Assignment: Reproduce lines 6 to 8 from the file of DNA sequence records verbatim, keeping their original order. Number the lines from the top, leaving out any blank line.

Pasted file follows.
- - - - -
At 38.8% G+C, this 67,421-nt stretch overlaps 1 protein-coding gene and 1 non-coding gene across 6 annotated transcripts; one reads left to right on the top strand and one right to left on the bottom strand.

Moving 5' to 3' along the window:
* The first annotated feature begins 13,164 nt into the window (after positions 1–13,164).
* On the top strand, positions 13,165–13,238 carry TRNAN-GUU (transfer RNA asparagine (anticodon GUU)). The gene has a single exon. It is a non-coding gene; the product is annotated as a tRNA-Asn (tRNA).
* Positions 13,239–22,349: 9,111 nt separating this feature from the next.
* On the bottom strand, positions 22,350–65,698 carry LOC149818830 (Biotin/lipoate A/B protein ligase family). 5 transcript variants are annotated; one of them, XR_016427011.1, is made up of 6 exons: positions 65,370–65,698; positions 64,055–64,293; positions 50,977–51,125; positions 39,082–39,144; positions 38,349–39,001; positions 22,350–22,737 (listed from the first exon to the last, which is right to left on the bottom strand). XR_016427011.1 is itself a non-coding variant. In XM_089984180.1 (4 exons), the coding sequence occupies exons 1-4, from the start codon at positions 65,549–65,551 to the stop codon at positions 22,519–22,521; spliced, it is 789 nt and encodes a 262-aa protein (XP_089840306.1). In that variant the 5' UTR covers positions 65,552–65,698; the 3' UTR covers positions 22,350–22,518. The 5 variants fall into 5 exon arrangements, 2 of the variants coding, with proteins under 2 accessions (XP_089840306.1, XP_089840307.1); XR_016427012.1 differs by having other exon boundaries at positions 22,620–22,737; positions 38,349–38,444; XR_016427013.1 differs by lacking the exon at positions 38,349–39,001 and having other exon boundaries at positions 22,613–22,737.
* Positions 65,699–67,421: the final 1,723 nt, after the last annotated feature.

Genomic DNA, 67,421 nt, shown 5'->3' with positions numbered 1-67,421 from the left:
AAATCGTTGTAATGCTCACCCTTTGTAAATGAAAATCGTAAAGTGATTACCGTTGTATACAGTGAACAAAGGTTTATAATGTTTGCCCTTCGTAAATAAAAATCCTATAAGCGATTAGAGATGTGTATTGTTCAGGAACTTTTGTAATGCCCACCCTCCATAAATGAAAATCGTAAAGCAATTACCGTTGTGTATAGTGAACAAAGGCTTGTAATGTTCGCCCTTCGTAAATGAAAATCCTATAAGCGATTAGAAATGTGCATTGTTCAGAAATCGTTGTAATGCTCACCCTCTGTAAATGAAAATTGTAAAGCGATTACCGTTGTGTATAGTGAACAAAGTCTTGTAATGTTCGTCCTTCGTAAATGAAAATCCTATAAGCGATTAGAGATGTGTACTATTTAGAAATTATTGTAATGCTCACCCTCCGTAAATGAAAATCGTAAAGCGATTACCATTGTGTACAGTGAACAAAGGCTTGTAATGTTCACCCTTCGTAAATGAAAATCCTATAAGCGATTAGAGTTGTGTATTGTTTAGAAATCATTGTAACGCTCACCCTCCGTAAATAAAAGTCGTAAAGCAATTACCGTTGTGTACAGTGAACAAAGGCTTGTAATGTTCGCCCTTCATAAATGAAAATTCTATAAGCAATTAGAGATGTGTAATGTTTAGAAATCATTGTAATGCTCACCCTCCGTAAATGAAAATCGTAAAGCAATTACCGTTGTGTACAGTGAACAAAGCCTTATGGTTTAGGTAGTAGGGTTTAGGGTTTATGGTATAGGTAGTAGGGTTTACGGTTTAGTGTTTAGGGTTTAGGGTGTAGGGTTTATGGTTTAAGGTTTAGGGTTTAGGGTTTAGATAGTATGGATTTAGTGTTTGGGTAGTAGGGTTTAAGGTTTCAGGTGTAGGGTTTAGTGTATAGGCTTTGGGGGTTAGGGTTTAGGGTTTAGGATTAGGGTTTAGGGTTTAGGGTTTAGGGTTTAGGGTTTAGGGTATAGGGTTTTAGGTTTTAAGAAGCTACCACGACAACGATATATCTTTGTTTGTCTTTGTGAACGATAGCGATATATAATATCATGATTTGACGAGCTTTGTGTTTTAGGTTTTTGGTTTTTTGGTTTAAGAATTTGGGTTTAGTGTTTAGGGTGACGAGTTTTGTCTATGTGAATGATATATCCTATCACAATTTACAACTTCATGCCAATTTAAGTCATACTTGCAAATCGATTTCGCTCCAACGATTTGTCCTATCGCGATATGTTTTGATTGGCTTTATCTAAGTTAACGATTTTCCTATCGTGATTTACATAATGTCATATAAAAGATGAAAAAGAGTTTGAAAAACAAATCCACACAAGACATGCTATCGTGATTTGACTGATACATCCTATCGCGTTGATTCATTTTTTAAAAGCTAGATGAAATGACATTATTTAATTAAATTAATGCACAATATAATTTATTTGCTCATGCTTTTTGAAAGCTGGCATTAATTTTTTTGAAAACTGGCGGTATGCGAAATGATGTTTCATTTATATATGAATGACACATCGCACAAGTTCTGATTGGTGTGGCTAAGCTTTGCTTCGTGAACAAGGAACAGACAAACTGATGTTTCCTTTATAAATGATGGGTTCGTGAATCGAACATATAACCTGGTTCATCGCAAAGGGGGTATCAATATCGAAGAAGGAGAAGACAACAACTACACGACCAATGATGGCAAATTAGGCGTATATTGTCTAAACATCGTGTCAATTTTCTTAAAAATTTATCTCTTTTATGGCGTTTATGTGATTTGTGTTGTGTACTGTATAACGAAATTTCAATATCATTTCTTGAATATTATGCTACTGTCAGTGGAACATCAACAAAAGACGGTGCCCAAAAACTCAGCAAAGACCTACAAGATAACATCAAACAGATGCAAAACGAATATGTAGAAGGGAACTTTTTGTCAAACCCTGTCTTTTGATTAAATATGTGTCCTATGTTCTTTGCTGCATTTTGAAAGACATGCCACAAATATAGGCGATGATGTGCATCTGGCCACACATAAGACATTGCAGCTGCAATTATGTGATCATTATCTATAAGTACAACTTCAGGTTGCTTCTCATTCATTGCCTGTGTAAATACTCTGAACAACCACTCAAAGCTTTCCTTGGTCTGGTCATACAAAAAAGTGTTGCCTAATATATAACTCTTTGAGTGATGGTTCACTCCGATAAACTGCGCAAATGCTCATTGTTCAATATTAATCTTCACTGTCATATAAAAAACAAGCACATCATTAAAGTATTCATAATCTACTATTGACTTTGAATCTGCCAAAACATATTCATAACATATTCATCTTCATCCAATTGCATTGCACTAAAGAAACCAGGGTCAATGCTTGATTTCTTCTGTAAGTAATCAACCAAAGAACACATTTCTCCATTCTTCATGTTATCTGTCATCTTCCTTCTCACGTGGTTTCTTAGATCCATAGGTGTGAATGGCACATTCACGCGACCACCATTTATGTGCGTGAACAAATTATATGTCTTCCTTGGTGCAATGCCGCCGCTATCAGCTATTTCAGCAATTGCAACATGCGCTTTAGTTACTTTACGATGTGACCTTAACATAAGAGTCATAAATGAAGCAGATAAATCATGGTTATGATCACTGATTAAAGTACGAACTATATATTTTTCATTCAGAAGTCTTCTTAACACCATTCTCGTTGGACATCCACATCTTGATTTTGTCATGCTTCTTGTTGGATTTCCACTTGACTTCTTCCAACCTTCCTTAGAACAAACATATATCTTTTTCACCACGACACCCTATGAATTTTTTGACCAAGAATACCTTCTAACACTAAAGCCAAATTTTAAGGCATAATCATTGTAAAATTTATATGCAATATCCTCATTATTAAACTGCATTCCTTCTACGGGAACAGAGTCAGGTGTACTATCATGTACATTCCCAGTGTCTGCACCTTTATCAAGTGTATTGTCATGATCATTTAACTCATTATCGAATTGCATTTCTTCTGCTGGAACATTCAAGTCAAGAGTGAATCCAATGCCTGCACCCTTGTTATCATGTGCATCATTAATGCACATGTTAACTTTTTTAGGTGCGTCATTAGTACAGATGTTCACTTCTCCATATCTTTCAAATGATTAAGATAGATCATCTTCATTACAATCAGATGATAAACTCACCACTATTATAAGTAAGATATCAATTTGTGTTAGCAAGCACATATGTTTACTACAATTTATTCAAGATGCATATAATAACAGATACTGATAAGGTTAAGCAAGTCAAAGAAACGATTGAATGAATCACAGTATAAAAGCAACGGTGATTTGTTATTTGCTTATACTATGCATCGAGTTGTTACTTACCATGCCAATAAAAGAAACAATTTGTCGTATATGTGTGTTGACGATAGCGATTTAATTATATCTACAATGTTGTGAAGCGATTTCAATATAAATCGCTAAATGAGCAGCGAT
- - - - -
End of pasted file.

* On the bottom strand, positions 22,350–65,698 carry LOC149818830 (Biotin/lipoate A/B protein ligase family). 5 transcript variants are annotated; one of them, XR_016427011.1, is made up of 6 exons: positions 65,370–65,698; positions 64,055–64,293; positions 50,977–51,125; positions 39,082–39,144; positions 38,349–39,001; positions 22,350–22,737 (listed from the first exon to the last, which is right to left on the bottom strand). XR_016427011.1 is itself a non-coding variant. In XM_089984180.1 (4 exons), the coding sequence occupies exons 1-4, from the start codon at positions 65,549–65,551 to the stop codon at positions 22,519–22,521; spliced, it is 789 nt and encodes a 262-aa protein (XP_089840306.1). In that variant the 5' UTR covers positions 65,552–65,698; the 3' UTR covers positions 22,350–22,518. The 5 variants fall into 5 exon arrangements, 2 of the variants coding, with proteins under 2 accessions (XP_089840306.1, XP_089840307.1); XR_016427012.1 differs by having other exon boundaries at positions 22,620–22,737; positions 38,349–38,444; XR_016427013.1 differs by lacking the exon at positions 38,349–39,001 and having other exon boundaries at positions 22,613–22,737.
* Positions 65,699–67,421: the final 1,723 nt, after the last annotated feature.

Genomic DNA, 67,421 nt, shown 5'->3' with positions numbered 1-67,421 from the left: